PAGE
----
The increasing market dominance of Amazon and the relentless advance of the e-book are changing the face of the whole industry. It's time for some radical rethinking.
The dramatic decrease in high street bookselling that seems to be heading our way would mean two things. Firstly, with no shop window for their books, publishers would see their marketing opportunities greatly reduced. Perhaps more importantly, they would suffer a dramatic loss of market control. This year, for the first time, most publishers' biggest customer is not Waterstone's.
The purchase of The Book Depository by Amazon will fuel the demand for yet higher discounts and longer credit periods. E-books offer a similar control risk. Agents taking away rights, authors demanding bigger royalties, and more power given to a certain retailer that has the power to bypass publishers altogether; these factors cannot be good news.
So should we stick our heads in the sand like EMI et al and wish it away? Or is there something publishers can do to avoid the fate digitalisation wrought on the music industry? Well yes, as it happens, there is something that would strengthen the hand of publishers while at the same time slowing down the closure of the high street bookseller. It is called “free”, and it is very simple.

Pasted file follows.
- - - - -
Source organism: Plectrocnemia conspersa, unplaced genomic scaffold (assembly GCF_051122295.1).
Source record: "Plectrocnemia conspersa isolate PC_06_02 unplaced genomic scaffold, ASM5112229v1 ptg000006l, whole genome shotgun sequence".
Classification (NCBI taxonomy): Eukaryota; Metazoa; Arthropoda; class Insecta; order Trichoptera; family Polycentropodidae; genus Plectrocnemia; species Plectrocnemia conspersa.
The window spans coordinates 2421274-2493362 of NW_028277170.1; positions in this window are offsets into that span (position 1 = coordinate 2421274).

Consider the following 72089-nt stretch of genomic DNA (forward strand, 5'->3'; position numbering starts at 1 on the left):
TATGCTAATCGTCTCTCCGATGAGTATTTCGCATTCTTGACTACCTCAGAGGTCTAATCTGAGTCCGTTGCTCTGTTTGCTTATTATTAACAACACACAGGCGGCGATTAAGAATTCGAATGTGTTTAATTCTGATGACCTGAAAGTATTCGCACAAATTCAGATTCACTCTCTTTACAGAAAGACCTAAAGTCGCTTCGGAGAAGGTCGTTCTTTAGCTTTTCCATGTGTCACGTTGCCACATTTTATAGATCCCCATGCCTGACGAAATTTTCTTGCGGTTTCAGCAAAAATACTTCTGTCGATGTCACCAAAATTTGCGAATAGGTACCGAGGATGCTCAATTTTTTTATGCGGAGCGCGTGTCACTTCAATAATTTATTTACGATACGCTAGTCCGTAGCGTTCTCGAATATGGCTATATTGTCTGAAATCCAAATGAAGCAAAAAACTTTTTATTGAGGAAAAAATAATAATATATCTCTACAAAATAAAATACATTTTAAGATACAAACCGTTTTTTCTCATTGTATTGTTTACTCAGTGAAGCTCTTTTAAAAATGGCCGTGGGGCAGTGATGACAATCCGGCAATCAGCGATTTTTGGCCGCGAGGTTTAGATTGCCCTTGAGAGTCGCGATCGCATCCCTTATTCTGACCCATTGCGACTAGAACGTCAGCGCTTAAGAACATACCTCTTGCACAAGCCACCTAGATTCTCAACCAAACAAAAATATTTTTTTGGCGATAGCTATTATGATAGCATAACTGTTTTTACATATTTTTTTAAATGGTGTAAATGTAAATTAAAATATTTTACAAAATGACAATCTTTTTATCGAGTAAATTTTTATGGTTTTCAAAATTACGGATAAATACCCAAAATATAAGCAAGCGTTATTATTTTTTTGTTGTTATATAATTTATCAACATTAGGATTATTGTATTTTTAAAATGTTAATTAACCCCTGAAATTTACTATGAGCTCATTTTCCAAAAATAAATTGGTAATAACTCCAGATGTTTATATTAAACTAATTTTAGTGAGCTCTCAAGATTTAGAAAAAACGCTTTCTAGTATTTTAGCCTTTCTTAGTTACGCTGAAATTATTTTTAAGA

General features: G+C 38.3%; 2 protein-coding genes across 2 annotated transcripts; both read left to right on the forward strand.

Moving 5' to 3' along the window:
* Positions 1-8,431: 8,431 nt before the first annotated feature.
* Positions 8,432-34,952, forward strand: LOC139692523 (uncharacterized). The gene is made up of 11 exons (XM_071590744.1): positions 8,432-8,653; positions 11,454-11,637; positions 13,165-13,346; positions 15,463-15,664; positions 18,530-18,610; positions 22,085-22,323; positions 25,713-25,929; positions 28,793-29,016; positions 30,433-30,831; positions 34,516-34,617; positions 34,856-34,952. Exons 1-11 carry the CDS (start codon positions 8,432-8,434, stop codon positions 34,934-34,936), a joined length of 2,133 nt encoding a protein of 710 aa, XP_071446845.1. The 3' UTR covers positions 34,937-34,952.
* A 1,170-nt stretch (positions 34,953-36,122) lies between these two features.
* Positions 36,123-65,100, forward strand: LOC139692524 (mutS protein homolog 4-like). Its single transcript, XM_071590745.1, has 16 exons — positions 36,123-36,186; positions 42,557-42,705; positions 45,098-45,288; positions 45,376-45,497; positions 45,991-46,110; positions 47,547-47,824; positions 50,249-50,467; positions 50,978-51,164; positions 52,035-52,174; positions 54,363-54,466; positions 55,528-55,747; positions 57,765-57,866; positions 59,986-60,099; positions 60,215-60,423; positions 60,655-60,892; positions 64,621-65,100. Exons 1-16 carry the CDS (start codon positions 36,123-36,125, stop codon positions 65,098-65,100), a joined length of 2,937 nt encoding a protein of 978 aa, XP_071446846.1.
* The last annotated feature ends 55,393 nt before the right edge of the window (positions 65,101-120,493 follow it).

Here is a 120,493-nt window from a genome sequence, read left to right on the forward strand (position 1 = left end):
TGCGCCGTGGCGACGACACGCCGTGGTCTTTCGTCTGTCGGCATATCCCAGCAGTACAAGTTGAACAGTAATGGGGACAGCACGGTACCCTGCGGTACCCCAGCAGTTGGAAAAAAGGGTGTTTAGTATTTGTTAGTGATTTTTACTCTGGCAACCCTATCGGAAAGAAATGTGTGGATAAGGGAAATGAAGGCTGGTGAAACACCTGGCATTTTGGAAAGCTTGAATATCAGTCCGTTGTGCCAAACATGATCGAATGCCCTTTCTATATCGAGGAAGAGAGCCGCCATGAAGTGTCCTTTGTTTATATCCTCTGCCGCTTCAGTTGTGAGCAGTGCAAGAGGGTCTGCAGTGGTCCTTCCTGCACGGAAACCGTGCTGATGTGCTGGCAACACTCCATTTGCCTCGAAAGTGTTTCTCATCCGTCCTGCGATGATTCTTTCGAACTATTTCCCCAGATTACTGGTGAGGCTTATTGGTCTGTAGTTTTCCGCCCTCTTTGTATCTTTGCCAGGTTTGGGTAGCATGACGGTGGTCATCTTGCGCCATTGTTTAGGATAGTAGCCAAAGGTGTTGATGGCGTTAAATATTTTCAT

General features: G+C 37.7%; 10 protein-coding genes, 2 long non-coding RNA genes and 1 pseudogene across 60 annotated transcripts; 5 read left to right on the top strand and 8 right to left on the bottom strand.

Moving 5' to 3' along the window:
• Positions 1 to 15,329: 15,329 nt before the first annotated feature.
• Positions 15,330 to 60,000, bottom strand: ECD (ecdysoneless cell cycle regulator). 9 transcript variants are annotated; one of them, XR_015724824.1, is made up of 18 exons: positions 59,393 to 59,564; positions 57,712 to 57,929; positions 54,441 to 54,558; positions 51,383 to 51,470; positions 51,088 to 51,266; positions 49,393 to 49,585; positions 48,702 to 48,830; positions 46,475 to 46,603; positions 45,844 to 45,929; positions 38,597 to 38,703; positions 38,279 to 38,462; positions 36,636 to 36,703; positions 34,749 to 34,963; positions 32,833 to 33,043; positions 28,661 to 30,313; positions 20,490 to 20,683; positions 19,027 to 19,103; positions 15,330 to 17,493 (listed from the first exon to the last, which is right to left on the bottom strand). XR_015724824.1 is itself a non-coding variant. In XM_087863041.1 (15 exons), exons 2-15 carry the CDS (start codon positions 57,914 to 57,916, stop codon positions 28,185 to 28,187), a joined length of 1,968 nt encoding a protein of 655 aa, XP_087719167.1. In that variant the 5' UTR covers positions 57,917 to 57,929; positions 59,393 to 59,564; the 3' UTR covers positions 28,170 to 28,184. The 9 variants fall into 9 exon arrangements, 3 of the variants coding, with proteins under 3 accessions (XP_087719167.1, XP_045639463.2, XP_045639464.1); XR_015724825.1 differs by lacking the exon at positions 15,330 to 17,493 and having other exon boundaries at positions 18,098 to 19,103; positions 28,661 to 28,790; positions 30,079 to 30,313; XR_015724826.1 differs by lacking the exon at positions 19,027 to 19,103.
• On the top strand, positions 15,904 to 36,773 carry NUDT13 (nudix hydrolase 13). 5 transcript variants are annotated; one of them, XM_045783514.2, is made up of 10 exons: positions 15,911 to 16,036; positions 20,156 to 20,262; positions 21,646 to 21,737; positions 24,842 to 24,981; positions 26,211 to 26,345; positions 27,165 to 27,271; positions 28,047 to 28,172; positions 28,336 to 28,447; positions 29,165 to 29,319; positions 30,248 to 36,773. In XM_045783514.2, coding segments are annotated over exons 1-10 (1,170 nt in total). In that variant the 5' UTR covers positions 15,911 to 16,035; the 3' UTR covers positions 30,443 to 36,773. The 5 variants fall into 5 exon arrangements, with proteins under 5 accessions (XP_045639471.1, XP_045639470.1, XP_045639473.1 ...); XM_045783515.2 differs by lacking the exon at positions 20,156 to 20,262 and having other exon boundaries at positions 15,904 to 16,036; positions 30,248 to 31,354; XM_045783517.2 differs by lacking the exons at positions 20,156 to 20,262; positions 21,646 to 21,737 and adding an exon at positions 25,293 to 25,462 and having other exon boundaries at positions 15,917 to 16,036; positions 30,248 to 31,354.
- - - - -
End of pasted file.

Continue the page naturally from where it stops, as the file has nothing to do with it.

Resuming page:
When a customer buys a physical book they get the e-book bundled in free. In many ways this is less radical than it sounds. When you buy a CD in a shop you can make a back-up copy on your computer, and although technically breaching copyright, people have been known to transfer these onto their iPod.
A concern might be that if the e-book was part of a package and not paid for, sales would be lost. However it's clear that the reverse would be true. Very few people currently buy both forms of a book separately, so only a tiny proportion of sales would go—and one thing we know for sure about British consumers is that they love a bargain. More copies of books would undoubtedly be sold and it would return power to the physical book and its publisher. Some people would continue to buy the electronic version on its own—like the people who use iTunes to buy their music.
At a stroke it would blow open restrictive use of DRM (Digital Rights Management) as every e-reader would have to be able to accept these free books, or risk becoming obsolete. Regular bookshop customers lost to Kindle would be able to buy their books (in whatever form) from their favourite bookseller again.
Digital would cease to be a threat, and instead it would be a shot in the arm for the traditional physical book, adding value at no actual cost to the publisher or the author.
Giving away something that's valuable yet costs you nothing. Now that is radical.